Wednesday, April 22, 2009

Theories of Ethics

Mother Teresa of Calcutta was a Roman Catholic nun of Albanian origin. She won the Nobel Peace Prize in 1979 for her work with the poor and dying, primarily in India. Her humanitarian organistaion, the Missionaries of Charity, continues to expand, and at the time of her death it was operating 610 missions in 123 countries, including hospices and homes for people with HIV/AIDS, leprosy and tuberculosis, soup kitchens, children's and family counseling programmes, orphanages, and schools.

She has been praised by many individuals, governments and organizations and was considered a "living saint" before her death in 1997. She was beatified by Pope John Paul II in 2002, following varification by the Vatican that a number of miracles could be attributed to prayers to her.

We have discussed five theories for the existence of ethics:
  • Moral relativism
  • Religion
  • Duty
  • Self-interest
  • Utilitarianism
Few people, until recently, would have doubted that Mother Teresa was motivated by strong religious ethics and a sense of duty. However, it has been suggested that close to her death she experienced doubts concerning her faith. She has also faced critisism of the focus of her work and it has been suggested she was motivated by self-interest.

One of her most vociferous detractors is the British (now American) journalist Christopher Hitchens, well known for playing 'devils advocate'. Interestingly, this phrase was originally used to describe a lawyer who gave evidence against a person's beatification, and Hitchens was called by the Vatican in this role in the case of Mother Teresa's. In his book, The Missionary Position, he critises her work, including baptisms of the dying, her strong anti-contraception and anti-abortion stance, and her belief in the spiritual goodness of poverty. Several medical journals have also criticised the standard of medical care in her hospices and concerns have been raised about the nature in which donated money was received and spent.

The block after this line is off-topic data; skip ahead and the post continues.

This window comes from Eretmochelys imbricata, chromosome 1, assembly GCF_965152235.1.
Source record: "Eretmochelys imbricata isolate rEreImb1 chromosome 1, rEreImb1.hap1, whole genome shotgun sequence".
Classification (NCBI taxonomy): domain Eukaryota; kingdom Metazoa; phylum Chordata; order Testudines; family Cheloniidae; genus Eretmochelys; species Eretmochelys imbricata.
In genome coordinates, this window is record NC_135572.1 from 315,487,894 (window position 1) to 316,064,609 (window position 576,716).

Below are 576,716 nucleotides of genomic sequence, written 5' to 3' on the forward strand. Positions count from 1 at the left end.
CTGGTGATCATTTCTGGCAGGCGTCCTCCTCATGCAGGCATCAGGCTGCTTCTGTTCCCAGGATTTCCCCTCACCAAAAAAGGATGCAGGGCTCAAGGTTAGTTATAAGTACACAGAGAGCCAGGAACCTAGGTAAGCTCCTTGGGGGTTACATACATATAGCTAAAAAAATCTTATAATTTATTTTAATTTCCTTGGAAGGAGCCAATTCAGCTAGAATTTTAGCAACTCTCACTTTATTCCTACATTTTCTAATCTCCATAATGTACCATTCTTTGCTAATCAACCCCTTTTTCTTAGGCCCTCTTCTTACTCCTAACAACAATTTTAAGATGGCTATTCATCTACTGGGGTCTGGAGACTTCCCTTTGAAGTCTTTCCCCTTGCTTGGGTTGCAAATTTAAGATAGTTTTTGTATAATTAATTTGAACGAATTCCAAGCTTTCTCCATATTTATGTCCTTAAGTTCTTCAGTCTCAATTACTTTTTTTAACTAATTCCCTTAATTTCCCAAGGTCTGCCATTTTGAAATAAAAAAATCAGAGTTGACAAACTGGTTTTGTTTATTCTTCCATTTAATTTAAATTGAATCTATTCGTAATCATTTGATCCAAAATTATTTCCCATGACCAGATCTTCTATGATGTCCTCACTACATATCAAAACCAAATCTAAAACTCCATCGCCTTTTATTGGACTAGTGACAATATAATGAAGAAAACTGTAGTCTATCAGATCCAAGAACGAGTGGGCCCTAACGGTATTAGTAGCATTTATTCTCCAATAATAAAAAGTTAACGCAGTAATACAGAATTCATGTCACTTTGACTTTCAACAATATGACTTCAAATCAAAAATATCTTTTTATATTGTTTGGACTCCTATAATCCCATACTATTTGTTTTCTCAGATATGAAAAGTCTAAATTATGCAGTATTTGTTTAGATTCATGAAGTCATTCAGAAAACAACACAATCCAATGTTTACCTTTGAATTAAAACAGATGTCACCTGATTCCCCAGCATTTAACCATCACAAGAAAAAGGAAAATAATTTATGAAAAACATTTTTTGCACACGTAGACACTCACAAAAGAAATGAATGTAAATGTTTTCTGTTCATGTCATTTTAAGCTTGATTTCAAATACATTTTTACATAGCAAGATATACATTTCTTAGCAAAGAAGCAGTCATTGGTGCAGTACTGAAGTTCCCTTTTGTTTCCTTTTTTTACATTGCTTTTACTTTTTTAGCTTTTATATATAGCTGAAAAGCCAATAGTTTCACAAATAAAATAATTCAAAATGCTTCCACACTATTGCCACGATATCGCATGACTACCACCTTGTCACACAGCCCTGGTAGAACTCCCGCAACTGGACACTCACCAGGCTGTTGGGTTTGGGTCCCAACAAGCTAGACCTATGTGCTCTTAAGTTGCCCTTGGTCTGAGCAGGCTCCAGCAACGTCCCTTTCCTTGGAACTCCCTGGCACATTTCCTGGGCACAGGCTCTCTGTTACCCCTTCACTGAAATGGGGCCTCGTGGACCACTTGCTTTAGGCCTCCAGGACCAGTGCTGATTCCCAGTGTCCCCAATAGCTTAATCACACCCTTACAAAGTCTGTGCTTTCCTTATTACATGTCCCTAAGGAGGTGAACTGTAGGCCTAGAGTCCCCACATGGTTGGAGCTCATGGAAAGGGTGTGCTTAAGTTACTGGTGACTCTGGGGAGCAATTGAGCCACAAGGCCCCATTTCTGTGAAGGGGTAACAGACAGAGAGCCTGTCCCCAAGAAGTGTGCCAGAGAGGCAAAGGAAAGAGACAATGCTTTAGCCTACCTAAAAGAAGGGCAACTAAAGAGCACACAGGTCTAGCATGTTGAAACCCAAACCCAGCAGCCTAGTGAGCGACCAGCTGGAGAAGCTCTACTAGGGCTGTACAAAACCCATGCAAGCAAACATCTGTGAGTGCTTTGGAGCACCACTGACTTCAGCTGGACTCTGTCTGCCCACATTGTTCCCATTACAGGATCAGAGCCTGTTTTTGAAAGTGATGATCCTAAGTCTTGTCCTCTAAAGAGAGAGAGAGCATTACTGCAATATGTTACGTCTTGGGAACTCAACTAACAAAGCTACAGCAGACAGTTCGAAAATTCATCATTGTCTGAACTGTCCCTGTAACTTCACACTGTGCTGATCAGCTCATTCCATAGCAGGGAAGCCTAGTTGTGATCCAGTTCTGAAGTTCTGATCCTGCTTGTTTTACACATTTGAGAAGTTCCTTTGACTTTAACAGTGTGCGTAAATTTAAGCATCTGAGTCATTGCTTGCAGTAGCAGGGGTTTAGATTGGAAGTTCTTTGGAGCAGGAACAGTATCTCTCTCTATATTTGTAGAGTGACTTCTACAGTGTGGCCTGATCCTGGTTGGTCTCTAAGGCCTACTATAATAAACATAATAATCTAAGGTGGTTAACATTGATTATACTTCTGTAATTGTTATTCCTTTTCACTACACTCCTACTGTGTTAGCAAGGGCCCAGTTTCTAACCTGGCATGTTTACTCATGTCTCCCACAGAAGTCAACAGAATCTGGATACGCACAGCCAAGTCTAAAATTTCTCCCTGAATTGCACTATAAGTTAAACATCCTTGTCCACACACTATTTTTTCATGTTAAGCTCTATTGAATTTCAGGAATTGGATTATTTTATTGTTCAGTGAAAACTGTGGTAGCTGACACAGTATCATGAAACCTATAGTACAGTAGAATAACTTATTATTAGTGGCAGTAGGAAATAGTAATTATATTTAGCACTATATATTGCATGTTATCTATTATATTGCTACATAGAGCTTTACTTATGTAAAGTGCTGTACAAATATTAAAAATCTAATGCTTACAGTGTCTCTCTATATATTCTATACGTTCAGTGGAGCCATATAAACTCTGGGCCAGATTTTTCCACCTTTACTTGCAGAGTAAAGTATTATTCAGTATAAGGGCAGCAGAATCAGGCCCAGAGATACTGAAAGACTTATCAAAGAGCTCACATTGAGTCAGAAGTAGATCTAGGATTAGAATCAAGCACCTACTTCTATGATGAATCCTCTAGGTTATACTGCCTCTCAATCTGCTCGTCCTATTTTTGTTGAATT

In the following documentary Hitchens develops his arguments. Please note that this piece is very one-sided and I'd encourage researching other sources on Mother Teresa's work in order to develop a more balanced viewpoint. Take note of the references to ethics.

Monday, April 13, 2009

Lost language revived

Dharug was one of the dominant Aboriginal dialects in the Sydney region of Australia when British settlers arrived in 1788, but became extinct after the British colonisation. Details of its death are sketchy but it appears the last of the traditional Dharug speakers died in the late 19th Century, and it survived (if that word can be used) only because of written records. However, the language has been revived by school teachers and students in Sydney. It is being seen as a way for aboriginal people to reclaim part of their lost heritage, but courses are also open to non-aboriginals.

When the British ships arrived, there were about 270 different Aboriginal languages in Australia. Today, only about 60 or 70 are spoken on a daily basis. Of these, roughly half a dozen are considered to be strong and are being passed from adults to their children. Do you think languages should be allowed to die if they begin to outlive their usefulness? Is language really intimately linked to culture?
You can read the whole story from the BBC here.